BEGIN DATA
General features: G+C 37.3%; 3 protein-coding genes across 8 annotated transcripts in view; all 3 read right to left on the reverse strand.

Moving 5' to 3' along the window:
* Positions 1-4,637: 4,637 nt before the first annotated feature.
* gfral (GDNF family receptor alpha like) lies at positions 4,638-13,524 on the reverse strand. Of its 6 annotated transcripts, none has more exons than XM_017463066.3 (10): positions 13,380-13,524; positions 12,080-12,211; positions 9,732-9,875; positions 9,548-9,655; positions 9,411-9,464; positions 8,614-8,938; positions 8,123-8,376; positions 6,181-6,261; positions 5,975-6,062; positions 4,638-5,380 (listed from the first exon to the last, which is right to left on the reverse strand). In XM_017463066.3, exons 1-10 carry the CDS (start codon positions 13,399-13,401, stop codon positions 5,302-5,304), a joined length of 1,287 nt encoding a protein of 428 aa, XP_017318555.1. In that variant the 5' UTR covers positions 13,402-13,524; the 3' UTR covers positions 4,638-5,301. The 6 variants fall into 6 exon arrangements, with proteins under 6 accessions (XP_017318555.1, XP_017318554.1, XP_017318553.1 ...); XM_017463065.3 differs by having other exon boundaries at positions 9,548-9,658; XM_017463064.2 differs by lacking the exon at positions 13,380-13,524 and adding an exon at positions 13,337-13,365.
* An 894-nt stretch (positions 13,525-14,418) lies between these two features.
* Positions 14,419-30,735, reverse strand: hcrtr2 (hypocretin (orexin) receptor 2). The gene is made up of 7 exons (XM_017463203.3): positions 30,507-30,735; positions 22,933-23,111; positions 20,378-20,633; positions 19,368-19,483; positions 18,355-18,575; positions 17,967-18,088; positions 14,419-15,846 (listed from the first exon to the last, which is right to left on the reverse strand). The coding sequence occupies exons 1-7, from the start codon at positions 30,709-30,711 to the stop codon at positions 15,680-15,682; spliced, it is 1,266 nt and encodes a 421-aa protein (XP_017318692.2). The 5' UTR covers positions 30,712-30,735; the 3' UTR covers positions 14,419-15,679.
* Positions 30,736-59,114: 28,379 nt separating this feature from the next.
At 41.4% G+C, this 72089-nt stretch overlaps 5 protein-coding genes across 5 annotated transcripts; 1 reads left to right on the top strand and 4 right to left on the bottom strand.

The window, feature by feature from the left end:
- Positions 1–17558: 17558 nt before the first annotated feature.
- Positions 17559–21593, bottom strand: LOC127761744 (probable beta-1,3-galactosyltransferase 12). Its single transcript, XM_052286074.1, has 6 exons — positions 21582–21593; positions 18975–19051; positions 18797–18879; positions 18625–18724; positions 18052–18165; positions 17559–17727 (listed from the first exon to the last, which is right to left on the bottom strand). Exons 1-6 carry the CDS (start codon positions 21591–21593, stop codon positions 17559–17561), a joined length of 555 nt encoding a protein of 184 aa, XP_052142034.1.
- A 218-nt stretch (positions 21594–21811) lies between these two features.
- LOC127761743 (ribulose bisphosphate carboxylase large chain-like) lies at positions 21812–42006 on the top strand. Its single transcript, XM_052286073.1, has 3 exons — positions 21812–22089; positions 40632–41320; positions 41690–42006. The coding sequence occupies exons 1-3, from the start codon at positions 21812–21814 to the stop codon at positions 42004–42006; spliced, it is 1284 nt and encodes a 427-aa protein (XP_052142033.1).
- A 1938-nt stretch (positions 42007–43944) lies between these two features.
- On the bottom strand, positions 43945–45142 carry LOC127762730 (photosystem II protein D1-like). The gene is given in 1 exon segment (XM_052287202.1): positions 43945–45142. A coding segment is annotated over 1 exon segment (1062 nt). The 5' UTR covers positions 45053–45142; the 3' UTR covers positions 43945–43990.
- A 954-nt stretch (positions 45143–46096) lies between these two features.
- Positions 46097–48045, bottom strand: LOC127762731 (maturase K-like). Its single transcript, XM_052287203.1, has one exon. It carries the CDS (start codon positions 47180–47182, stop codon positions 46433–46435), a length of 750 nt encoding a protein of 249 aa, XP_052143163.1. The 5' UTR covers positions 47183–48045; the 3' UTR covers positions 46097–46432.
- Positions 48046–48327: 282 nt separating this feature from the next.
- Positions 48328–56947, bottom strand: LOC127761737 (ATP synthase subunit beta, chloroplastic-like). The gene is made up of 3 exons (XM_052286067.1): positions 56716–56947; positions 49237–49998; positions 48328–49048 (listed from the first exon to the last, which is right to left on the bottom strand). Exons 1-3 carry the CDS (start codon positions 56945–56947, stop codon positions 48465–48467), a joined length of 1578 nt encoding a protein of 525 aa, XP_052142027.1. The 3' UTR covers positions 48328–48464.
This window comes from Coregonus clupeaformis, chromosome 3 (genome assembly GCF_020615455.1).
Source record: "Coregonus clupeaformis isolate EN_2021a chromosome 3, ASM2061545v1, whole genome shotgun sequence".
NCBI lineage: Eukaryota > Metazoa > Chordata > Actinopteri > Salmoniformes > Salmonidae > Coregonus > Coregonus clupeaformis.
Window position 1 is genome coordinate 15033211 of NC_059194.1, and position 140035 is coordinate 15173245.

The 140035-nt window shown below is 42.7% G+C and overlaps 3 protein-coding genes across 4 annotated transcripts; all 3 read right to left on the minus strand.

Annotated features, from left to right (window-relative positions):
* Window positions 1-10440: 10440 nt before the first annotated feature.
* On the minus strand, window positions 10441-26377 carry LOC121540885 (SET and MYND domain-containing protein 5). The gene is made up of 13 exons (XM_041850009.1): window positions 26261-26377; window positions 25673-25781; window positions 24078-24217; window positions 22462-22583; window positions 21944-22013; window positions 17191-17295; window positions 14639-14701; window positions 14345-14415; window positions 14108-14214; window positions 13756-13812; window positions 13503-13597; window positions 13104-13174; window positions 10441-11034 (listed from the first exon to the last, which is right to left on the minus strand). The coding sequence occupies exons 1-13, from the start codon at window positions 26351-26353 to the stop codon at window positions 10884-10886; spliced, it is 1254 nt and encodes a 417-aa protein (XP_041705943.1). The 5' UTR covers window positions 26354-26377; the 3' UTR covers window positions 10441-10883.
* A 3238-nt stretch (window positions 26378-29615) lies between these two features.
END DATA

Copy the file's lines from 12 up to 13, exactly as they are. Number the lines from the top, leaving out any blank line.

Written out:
- A 218-nt stretch (positions 21594–21811) lies between these two features.
- LOC127761743 (ribulose bisphosphate carboxylase large chain-like) lies at positions 21812–42006 on the top strand. Its single transcript, XM_052286073.1, has 3 exons — positions 21812–22089; positions 40632–41320; positions 41690–42006. The coding sequence occupies exons 1-3, from the start codon at positions 21812–21814 to the stop codon at positions 42004–42006; spliced, it is 1284 nt and encodes a 427-aa protein (XP_052142033.1).